Similarly, although the export structures of China and member states of the Association of Southeast Asian Nations, such as Thailand and Malaysia, have a high degree of overlap, there is also obvious complementarity in their exports of intermediate and capital goods such as electrical and electronic equipment and parts, machinery, equipment and parts.

Such exports account for more than 50 percent of exports of China, Thailand and Malaysia each. The products with obvious competitive overlap only account for far lower percentages in the countries' total exports.

It is more of an illusion that ASEAN has been taking export orders away from China. The core cause for the contraction of China's export growth in the past few months lies in lower global demand.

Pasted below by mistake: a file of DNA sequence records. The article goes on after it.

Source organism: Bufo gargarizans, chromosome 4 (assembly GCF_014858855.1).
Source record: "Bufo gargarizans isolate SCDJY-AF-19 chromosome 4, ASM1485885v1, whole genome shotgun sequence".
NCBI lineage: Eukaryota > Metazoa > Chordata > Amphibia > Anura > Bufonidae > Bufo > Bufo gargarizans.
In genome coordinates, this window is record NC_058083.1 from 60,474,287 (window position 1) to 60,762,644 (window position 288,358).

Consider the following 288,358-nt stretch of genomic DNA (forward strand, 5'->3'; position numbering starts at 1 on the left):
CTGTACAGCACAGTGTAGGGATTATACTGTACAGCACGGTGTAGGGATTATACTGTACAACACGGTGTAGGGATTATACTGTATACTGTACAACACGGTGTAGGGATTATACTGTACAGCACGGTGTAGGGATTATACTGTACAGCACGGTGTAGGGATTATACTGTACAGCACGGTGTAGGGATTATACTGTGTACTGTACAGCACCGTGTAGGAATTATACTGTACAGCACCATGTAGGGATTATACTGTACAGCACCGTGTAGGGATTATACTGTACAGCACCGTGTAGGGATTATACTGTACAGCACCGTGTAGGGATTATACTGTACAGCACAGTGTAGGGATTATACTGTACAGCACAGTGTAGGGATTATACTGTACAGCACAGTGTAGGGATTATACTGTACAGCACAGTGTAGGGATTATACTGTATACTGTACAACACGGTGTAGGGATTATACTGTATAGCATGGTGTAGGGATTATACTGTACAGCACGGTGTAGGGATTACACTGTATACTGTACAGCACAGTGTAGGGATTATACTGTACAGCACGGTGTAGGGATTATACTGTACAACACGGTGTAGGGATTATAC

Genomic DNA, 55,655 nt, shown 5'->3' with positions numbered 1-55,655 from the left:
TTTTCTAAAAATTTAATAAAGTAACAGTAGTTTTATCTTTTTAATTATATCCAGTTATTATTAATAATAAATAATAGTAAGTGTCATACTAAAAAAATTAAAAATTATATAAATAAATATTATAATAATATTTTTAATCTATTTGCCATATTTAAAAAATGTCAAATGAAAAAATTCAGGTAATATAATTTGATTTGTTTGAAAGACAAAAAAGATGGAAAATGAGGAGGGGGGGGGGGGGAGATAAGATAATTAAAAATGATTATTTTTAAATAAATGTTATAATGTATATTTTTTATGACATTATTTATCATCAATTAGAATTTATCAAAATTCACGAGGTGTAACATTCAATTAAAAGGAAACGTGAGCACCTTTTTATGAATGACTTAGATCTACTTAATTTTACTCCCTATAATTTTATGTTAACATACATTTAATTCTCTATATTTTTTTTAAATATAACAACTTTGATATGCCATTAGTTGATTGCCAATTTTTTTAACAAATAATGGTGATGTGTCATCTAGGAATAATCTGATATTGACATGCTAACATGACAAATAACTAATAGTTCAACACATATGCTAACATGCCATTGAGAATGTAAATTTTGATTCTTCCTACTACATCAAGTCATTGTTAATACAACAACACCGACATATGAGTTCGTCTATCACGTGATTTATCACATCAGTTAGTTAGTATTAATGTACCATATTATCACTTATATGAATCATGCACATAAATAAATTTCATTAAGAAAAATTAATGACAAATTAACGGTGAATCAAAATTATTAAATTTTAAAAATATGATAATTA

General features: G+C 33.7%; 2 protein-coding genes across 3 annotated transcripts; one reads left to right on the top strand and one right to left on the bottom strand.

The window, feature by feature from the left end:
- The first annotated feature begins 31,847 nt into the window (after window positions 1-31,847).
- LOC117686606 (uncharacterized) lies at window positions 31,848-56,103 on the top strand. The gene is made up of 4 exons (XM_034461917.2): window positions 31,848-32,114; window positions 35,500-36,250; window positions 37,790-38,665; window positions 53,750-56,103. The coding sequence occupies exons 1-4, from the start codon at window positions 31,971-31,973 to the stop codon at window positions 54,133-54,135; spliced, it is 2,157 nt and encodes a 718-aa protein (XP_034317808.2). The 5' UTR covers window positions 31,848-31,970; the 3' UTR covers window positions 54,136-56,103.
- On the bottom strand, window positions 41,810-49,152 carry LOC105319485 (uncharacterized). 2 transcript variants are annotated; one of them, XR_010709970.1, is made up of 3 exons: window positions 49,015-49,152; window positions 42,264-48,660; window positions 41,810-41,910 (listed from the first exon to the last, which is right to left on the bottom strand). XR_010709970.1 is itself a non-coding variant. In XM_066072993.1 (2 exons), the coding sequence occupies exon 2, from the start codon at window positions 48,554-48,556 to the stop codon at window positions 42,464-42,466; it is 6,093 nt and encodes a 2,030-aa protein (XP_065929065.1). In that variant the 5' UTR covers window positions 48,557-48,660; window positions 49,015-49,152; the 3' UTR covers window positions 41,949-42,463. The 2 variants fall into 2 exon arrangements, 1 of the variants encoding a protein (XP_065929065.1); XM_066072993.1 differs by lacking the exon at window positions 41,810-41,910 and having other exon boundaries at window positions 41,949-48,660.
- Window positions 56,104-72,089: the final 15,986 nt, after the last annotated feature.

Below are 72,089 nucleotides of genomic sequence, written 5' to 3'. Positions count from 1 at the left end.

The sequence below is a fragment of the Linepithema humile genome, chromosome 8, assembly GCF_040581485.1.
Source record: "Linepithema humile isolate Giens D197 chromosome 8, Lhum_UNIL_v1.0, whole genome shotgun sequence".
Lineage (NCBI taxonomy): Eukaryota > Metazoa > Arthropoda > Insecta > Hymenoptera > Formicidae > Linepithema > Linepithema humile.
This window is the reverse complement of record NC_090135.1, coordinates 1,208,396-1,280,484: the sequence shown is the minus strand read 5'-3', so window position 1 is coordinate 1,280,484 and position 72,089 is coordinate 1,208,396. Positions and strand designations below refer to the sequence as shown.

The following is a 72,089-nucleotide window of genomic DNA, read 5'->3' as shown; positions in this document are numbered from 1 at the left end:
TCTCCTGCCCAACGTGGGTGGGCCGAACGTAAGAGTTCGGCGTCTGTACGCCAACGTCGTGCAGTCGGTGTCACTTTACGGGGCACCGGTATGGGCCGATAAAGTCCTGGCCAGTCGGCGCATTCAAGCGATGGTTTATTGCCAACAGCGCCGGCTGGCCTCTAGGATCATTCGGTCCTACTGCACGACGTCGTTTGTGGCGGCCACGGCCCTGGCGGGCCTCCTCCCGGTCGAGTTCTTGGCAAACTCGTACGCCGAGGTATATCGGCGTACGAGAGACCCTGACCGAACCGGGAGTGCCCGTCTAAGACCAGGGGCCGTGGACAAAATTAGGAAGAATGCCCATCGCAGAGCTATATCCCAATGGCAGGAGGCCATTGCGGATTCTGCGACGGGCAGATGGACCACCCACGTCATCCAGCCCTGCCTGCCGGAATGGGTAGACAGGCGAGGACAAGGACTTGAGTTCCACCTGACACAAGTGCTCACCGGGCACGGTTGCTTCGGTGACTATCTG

Currently, most of the major developed economies are showing signs of slowdown in economic growth, and the manufacturing Purchasing Managers Index, a major economic indicator, has continued to fall from high levels, which may lead to a contraction in global trade activity.

Against the background of high labor and energy costs, the division of labor and cooperation between China and ASEAN in the industrial chain may help them obtain more orders in global trade, adding resilience to their exports of some intermediate and capital goods for which their relationship of complementarity is obvious.

In addition, thanks to its advantage in energy costs, China also has certain advantages in exporting some products with high energy consumption in the middle and upstream industries.

The writers are Zhao Wei, chief economist at Sinolink Securities, and Yang Fei and Ma Jieying, analysts with Sinolink Securities.

The views don't necessarily reflect those of China Daily.